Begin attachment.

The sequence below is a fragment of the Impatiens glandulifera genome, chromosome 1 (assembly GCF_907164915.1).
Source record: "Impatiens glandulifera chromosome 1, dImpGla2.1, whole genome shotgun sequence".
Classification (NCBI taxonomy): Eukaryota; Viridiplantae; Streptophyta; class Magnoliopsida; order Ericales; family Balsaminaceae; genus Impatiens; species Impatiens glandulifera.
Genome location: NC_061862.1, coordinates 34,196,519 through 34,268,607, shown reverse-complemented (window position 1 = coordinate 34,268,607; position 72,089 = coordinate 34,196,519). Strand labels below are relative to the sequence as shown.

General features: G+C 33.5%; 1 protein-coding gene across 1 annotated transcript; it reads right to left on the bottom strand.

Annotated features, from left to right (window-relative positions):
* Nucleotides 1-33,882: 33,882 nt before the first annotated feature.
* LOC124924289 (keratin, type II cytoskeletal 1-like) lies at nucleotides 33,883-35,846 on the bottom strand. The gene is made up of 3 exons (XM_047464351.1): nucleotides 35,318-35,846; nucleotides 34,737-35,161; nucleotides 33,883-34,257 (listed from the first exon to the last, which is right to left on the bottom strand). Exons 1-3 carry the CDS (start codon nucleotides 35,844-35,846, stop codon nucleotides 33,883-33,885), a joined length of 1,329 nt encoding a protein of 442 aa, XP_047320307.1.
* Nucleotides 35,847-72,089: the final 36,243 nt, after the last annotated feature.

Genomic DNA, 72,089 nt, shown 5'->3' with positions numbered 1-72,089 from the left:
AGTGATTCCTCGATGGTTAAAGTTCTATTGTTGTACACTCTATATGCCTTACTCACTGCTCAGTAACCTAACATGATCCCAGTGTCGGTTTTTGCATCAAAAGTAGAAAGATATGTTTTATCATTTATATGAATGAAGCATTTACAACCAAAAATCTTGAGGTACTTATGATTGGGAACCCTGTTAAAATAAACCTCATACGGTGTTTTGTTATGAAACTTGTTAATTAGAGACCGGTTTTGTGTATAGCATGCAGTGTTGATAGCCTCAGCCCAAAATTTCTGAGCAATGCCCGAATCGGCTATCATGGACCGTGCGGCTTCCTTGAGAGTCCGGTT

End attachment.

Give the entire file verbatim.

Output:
The sequence below is a fragment of the Impatiens glandulifera genome, chromosome 1 (assembly GCF_907164915.1).
Source record: "Impatiens glandulifera chromosome 1, dImpGla2.1, whole genome shotgun sequence".
Classification (NCBI taxonomy): Eukaryota; Viridiplantae; Streptophyta; class Magnoliopsida; order Ericales; family Balsaminaceae; genus Impatiens; species Impatiens glandulifera.
Genome location: NC_061862.1, coordinates 34,196,519 through 34,268,607, shown reverse-complemented (window position 1 = coordinate 34,268,607; position 72,089 = coordinate 34,196,519). Strand labels below are relative to the sequence as shown.

General features: G+C 33.5%; 1 protein-coding gene across 1 annotated transcript; it reads right to left on the bottom strand.

Annotated features, from left to right (window-relative positions):
* Nucleotides 1-33,882: 33,882 nt before the first annotated feature.
* LOC124924289 (keratin, type II cytoskeletal 1-like) lies at nucleotides 33,883-35,846 on the bottom strand. The gene is made up of 3 exons (XM_047464351.1): nucleotides 35,318-35,846; nucleotides 34,737-35,161; nucleotides 33,883-34,257 (listed from the first exon to the last, which is right to left on the bottom strand). Exons 1-3 carry the CDS (start codon nucleotides 35,844-35,846, stop codon nucleotides 33,883-33,885), a joined length of 1,329 nt encoding a protein of 442 aa, XP_047320307.1.
* Nucleotides 35,847-72,089: the final 36,243 nt, after the last annotated feature.

Genomic DNA, 72,089 nt, shown 5'->3' with positions numbered 1-72,089 from the left:
AGTGATTCCTCGATGGTTAAAGTTCTATTGTTGTACACTCTATATGCCTTACTCACTGCTCAGTAACCTAACATGATCCCAGTGTCGGTTTTTGCATCAAAAGTAGAAAGATATGTTTTATCATTTATATGAATGAAGCATTTACAACCAAAAATCTTGAGGTACTTATGATTGGGAACCCTGTTAAAATAAACCTCATACGGTGTTTTGTTATGAAACTTGTTAATTAGAGACCGGTTTTGTGTATAGCATGCAGTGTTGATAGCCTCAGCCCAAAATTTCTGAGCAATGCCCGAATCGGCTATCATGGACCGTGCGGCTTCCTTGAGAGTCCGGTT